The British Vehicle Rental and Leasing Association (BVRLA), whose members are collectively responsible for almost five million vehicles operating on UK roads, has published a report assessing the threat of vehicle terrorism on the UK rental sector.
The report ‘Vehicles as weapons: a threat and policy assessment for the UK rental sector’, commissioned by the BVRLA and produced in association with the International Centre for the Study of Radicalisation, makes a number of recommendations on how the sector hopes to work with law enforcement organisations and policymakers from across government.
Security services acknowledge that terrorists are increasingly relying on home-grown, ‘low-tech’, ‘lone-agent’ attacks against public spaces in the West. Many of these attacks have involved the use of rental vehicles as weapons, causing 14 deaths of innocent people and injuring many more during 2017 in the UK.
With around 15.5 million rental transactions every year, the vehicle rental sector provides a valuable ‘pay-as-you-go’ transport solution to meet the short-term needs of businesses and individuals across the UK. The sector believes that these attacks pose a significant threat to its ability to provide customers with an affordable and convenient service.
The BVRLA is asking government to:
- Support the idea of an industry-led compulsory national accreditation scheme that would require all vehicle rental businesses to meet minimum standards in terms of their counter-terrorism security practices and procedures. These should be accredited through existing industry-based structures.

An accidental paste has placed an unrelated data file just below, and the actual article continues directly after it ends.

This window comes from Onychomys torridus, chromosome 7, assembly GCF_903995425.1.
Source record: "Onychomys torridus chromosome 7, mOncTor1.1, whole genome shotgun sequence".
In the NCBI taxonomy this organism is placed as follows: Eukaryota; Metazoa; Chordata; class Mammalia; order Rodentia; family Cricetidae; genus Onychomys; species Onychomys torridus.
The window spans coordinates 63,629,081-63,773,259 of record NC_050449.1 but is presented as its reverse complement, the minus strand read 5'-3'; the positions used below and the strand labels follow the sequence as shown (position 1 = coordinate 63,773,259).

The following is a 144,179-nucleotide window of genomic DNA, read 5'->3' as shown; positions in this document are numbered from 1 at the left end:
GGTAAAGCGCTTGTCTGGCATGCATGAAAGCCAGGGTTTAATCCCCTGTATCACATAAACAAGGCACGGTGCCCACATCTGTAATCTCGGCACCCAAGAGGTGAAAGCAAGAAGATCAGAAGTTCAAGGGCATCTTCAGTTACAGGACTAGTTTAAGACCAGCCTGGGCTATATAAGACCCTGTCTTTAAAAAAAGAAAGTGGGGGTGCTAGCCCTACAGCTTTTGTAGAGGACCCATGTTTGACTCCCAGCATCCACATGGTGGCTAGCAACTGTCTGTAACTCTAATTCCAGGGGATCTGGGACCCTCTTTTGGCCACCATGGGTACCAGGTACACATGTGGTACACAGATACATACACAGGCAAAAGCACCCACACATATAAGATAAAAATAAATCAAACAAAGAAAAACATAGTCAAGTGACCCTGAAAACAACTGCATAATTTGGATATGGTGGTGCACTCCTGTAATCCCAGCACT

- Support the sector’s work with the insurance sector to provide a fair and workable way of pooling the risk associated with vehicle as a weapon terror attacks.
- Avoid any initiatives that cause undue disruption to businesses or individuals, or that introduce costs that cannot realistically be absorbed by rental operators. A balanced and proportionate approach is required.
The association is also asking for support from across the UK vehicle rental sector to:
- Increase the amount of counter-terrorism awareness training and guidance available to staff
- Proactively and visibly publicise support of the national counter-terrorism campaign, ACT (Action Counters Terrorism)
BVRLA Chief Executive Gerry Keaney said:
“Since 2017, the BVRLA and its members have continued to work closely, and more frequently with counter-terrorism police and policymakers. We are committed to working with different parts of government and law enforcement to debate and develop strategies to help detect and mitigate the risk from terrorism.
“Through effective collaboration, we will develop more effective ways of sharing information, embrace new security technology and will share best practice with other countries and industry sectors.
“Our work is ongoing, and we hope that this report will provide some useful context and insight into the threat we are facing and the ways it can be dealt with.”